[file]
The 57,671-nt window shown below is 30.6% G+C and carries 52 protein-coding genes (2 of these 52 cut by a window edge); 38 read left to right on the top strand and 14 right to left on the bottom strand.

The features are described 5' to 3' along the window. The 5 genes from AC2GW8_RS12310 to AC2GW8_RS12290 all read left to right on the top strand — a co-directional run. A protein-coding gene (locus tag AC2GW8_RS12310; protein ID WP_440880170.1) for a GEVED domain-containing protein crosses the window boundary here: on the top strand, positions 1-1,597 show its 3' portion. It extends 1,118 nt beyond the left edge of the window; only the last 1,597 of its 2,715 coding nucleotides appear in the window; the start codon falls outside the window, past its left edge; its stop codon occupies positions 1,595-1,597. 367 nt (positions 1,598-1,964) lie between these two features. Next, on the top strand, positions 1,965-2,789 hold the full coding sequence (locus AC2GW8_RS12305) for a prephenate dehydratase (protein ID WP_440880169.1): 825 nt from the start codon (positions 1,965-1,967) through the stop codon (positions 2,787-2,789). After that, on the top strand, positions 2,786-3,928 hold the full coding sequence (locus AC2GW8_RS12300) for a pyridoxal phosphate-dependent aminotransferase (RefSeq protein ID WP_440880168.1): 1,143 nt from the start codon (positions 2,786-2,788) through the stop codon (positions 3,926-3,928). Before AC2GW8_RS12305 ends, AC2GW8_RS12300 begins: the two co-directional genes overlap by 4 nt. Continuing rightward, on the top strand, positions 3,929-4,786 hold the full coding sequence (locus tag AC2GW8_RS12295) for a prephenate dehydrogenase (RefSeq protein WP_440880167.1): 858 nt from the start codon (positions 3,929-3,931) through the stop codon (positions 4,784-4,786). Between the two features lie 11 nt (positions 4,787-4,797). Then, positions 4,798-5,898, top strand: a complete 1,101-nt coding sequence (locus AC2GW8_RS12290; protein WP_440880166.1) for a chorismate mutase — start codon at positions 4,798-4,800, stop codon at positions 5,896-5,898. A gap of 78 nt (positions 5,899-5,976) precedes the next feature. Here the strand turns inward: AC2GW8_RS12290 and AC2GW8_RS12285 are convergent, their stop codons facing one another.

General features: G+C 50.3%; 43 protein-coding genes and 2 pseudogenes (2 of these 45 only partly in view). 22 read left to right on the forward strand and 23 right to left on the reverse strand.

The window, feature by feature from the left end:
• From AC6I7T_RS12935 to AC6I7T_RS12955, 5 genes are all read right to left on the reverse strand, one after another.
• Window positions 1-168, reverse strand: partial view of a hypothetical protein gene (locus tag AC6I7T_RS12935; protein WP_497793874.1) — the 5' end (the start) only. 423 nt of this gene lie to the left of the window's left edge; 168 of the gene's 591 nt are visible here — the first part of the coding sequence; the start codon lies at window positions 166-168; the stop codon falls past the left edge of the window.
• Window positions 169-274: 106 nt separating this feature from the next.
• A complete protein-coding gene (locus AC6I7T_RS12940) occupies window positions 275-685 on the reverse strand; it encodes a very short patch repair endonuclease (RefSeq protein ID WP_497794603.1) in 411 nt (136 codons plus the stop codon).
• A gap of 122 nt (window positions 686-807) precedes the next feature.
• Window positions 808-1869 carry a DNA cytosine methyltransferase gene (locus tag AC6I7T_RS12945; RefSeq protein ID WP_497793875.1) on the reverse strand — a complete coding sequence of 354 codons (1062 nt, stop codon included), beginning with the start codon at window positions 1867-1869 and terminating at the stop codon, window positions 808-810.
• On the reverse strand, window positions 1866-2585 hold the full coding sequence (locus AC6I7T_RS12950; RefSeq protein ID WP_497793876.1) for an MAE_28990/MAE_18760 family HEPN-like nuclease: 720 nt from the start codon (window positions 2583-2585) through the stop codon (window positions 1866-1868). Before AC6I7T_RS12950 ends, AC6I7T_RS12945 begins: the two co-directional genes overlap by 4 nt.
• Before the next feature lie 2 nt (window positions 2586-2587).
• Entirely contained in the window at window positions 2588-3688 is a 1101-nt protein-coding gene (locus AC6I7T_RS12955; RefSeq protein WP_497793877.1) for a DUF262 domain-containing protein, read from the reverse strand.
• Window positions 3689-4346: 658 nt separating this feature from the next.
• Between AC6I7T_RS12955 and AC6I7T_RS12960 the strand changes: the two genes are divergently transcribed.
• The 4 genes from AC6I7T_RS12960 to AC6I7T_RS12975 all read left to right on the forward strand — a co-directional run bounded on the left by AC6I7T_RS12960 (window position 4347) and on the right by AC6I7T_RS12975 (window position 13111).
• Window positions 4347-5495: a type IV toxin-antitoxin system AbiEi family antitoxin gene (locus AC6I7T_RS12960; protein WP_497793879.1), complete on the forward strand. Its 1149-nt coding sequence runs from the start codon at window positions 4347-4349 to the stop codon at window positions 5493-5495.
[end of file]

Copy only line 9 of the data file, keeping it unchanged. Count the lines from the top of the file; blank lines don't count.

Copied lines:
• A gap of 122 nt (window positions 686-807) precedes the next feature.